abstract = "Storm surges are an abnormal enhancement of the water level in response to weather perturbations. They have the capacity to cause damaging flooding of coastal regions, expecially when they coincide with astronomical high spring tides. Some areas of the UK have suffered particularly damaging surge events, and the Firth of Clyde is a region with high risk due to its location and morphology. Here we use a three-dimensional high spatial resolution hydrodynamic model to simulate the local bathymetric and morphological enhancement of surge in the Clyde, and disaggregate the effects of far-field atmospheric pressure distribution and local scale wind forcing of surges. A climatological analysis, based on 30 years of data from Millport tide gauges is also discussed. The results suggest that floods are not only caused by extreme surge events, but also by the coupling of spring high tides with moderate surges. Water level is also enhanced by a funnelling effect due to the bathymetry and the morphology of fjordic sealochs and the River Clyde estuary. In a world of rising sea level, studying the propagation and the climatology of surges and high water events is fundamental. In addition, high-resolution hydrodynamic models are essential to forecast extreme events and prevents the loss of lives, or to plan coastal defences solutions.",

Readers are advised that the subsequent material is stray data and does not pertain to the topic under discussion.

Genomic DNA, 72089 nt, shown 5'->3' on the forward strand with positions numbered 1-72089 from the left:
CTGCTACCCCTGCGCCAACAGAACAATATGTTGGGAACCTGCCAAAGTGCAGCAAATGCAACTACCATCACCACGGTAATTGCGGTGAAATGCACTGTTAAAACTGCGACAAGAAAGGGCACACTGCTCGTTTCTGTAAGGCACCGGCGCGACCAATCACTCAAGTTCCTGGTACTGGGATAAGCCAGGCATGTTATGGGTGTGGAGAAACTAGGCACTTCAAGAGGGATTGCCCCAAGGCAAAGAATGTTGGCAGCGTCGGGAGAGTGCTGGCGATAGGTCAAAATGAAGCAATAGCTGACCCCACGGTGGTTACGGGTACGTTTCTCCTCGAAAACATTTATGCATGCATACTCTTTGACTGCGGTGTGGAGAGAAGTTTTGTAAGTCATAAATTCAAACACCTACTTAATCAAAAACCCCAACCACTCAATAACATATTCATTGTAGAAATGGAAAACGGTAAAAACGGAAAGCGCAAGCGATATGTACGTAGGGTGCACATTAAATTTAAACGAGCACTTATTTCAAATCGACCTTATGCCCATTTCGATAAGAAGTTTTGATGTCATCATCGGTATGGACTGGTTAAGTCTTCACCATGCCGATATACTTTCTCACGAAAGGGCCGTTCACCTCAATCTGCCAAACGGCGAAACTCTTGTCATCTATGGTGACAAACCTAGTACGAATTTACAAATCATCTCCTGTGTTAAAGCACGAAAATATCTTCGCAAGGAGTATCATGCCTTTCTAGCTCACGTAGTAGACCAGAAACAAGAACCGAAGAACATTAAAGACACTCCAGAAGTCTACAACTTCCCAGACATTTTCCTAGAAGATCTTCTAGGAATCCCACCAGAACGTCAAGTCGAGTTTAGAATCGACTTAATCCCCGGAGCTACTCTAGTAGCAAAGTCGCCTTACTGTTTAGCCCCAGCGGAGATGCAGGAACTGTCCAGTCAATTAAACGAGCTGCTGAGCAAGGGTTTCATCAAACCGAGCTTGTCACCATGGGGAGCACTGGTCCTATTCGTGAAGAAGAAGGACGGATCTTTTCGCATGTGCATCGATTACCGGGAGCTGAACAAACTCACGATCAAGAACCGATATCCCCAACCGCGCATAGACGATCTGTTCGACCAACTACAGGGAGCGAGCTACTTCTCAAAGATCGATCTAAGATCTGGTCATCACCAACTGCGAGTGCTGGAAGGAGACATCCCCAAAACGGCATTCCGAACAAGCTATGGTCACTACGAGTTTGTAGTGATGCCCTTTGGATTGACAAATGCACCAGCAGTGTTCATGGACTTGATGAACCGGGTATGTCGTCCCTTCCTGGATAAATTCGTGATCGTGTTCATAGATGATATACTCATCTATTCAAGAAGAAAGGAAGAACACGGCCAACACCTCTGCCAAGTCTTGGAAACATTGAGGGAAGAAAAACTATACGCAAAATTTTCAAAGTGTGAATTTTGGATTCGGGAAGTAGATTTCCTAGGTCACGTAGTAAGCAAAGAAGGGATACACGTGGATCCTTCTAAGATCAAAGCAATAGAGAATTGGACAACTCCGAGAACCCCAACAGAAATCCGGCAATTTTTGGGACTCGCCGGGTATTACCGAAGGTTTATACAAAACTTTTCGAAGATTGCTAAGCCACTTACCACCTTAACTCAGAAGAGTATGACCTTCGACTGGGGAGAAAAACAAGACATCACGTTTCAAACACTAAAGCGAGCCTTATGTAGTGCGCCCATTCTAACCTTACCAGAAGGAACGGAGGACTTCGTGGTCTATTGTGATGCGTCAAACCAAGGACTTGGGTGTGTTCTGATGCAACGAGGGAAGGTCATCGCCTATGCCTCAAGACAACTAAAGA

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author = "Alessandro Sabatino and {O'Hara Murray}, {Rory B.} and Alan Hills and Speirs, {Douglas C.} and Heath, {Michael R.}",
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Modelling sea level surges in the Firth of Clyde, a fjordic embayment in south-west Scotland. / Sabatino, Alessandro; O'Hara Murray, Rory B.; Hills, Alan; Speirs, Douglas C.; Heath, Michael R.

In: Natural Hazards, 12.08.2016.

Research output: Contribution to journalArticle

TY - JOUR

T1 - Modelling sea level surges in the Firth of Clyde, a fjordic embayment in south-west Scotland

AU - Sabatino, Alessandro

AU - O'Hara Murray, Rory B.

AU - Hills, Alan

AU - Speirs, Douglas C.

AU - Heath, Michael R.

PY - 2016/8/12

Y1 - 2016/8/12